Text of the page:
Natural Enemies of the Rice Caseworm Nymphula Depunctalis (Guenée) (Lepidoptera: Pyralidae) uri icon

abstract

  • Larval and adult predators comprise the largest component of the natural enemy fauna which attack the semi-aquatic rice caseworm Nymphula depunctalis (Guenee). Spiders, birds, and adult dragonflies/damselflies were the dominant predators of caseworm adults, while aquatic beetle larvae, aquatic bug nymphs and adults, and ants preyed on caseworm larvae. Egg parasitoids are unknown in nature and larval/pupal parasitoids are rare. A nuclear polyhedrosis virus, the only recorded pathogen, occurs but rarely. A ricefield pulmonate snail Lymnaea quadrasi (Mollendorff), which forages on algae, causes limited caseworm egg mortality in a passive and fortuitous manner. Water beetles-the dytiscid Cybister tripunctatus orientalis Gschwendtner and hydrophilid Sternolophus rufipes Fabricius-are voracious larval predators. Prey consumption by these water beetles is higher on older caseworm larvae whose larger size creates more movement while the larvae are crossing the water surface. Also, older caseworms are more prone to leave the protection of their cases while under attack. Younger caseworm larvae, however, tend to retract and remain motionless when attacked. The last instar dytiscid preyed on an average of 11.4 caseworm larvae per day while that of the hydrophilid preyed on 6.7 larvae per day.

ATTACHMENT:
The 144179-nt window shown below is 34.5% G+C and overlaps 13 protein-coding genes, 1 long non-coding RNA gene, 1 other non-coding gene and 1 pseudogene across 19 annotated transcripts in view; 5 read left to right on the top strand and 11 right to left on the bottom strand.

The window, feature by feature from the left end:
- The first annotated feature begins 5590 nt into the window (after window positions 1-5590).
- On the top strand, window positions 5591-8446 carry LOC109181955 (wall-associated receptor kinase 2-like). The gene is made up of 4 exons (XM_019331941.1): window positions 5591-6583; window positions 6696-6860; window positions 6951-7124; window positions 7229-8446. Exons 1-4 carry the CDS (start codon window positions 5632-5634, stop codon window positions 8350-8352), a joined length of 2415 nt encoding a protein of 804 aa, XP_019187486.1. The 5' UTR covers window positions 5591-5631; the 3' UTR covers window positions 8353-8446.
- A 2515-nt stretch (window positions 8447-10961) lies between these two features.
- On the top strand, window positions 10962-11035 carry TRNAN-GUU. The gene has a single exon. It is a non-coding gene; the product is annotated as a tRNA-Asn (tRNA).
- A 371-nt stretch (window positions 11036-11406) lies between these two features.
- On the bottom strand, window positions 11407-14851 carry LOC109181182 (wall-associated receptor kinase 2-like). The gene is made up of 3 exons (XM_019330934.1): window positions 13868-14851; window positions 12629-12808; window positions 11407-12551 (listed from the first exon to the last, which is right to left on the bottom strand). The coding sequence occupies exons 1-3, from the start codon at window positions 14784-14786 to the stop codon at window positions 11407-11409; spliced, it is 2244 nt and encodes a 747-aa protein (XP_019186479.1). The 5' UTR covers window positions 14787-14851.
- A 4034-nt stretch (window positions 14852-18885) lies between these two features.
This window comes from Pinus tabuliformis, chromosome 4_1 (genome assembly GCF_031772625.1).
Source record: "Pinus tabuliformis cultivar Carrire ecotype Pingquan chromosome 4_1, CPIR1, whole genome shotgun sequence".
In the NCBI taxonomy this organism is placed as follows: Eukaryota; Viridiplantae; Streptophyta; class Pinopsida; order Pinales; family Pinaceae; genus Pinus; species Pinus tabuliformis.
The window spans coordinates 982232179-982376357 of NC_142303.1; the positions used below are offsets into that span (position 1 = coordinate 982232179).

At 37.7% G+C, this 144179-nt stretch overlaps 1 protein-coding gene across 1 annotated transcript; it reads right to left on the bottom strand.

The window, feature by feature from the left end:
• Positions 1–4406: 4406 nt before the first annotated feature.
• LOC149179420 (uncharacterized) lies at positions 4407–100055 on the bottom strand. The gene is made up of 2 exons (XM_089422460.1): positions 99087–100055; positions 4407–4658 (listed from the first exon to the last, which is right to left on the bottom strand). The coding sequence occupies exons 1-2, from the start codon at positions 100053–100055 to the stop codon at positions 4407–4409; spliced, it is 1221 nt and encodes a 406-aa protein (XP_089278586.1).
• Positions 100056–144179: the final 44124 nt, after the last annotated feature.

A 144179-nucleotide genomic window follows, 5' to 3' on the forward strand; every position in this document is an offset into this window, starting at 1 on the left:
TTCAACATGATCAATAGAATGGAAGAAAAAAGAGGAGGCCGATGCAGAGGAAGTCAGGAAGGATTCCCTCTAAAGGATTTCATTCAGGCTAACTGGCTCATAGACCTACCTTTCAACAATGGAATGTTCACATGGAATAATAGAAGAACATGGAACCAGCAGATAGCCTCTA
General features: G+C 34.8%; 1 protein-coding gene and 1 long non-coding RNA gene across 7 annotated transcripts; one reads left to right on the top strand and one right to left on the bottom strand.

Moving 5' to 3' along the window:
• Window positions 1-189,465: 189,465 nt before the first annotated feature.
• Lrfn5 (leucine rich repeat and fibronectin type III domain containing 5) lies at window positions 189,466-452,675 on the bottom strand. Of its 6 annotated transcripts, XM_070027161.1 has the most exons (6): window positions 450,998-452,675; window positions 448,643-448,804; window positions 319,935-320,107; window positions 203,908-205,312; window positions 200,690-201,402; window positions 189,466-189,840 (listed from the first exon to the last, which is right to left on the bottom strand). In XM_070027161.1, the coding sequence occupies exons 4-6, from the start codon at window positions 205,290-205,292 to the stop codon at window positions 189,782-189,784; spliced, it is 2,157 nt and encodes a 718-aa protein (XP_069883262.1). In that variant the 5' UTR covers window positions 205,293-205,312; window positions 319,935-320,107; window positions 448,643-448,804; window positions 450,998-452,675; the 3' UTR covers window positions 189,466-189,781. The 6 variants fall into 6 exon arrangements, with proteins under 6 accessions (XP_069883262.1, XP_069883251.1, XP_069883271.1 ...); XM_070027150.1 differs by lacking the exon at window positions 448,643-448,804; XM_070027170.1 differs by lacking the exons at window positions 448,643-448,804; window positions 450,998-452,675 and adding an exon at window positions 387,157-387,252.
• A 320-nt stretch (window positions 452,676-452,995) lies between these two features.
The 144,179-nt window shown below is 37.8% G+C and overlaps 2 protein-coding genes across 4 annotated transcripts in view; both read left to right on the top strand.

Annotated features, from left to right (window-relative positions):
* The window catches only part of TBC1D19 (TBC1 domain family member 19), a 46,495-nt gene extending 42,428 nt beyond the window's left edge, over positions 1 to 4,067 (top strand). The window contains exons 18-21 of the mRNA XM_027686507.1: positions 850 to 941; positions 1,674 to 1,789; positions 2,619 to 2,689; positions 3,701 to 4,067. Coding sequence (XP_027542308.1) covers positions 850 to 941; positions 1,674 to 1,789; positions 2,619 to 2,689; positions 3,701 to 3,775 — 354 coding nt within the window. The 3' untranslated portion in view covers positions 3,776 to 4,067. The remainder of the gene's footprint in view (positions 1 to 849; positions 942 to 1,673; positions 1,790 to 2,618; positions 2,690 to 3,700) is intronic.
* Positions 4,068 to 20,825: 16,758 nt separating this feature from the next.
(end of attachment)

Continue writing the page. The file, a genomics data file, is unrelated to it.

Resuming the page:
publication date

  • 1994
  • 1994
  • 1994